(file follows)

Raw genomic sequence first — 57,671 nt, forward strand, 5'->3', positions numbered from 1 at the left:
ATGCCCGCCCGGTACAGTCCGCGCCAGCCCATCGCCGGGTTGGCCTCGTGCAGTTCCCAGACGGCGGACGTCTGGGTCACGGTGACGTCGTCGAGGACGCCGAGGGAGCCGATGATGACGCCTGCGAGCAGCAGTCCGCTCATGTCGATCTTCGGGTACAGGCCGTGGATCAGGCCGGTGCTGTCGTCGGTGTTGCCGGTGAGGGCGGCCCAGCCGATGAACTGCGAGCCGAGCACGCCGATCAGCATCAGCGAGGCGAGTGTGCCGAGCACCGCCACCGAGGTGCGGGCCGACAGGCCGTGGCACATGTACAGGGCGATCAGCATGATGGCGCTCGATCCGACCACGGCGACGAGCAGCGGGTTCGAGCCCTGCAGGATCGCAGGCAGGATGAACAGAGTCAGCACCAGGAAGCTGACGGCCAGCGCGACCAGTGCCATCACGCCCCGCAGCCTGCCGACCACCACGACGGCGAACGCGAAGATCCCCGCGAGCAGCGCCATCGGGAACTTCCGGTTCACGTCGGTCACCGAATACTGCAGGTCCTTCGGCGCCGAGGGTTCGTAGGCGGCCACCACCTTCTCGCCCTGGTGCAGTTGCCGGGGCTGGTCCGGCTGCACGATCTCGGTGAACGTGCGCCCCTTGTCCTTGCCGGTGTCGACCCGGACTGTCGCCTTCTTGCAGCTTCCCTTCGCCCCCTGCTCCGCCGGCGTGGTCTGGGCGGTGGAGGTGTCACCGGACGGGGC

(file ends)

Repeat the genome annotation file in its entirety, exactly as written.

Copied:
Raw genomic sequence first — 57,671 nt, forward strand, 5'->3', positions numbered from 1 at the left:
ATGCCCGCCCGGTACAGTCCGCGCCAGCCCATCGCCGGGTTGGCCTCGTGCAGTTCCCAGACGGCGGACGTCTGGGTCACGGTGACGTCGTCGAGGACGCCGAGGGAGCCGATGATGACGCCTGCGAGCAGCAGTCCGCTCATGTCGATCTTCGGGTACAGGCCGTGGATCAGGCCGGTGCTGTCGTCGGTGTTGCCGGTGAGGGCGGCCCAGCCGATGAACTGCGAGCCGAGCACGCCGATCAGCATCAGCGAGGCGAGTGTGCCGAGCACCGCCACCGAGGTGCGGGCCGACAGGCCGTGGCACATGTACAGGGCGATCAGCATGATGGCGCTCGATCCGACCACGGCGACGAGCAGCGGGTTCGAGCCCTGCAGGATCGCAGGCAGGATGAACAGAGTCAGCACCAGGAAGCTGACGGCCAGCGCGACCAGTGCCATCACGCCCCGCAGCCTGCCGACCACCACGACGGCGAACGCGAAGATCCCCGCGAGCAGCGCCATCGGGAACTTCCGGTTCACGTCGGTCACCGAATACTGCAGGTCCTTCGGCGCCGAGGGTTCGTAGGCGGCCACCACCTTCTCGCCCTGGTGCAGTTGCCGGGGCTGGTCCGGCTGCACGATCTCGGTGAACGTGCGCCCCTTGTCCTTGCCGGTGTCGACCCGGACTGTCGCCTTCTTGCAGCTTCCCTTCGCCCCCTGCTCCGCCGGCGTGGTCTGGGCGGTGGAGGTGTCACCGGACGGGGC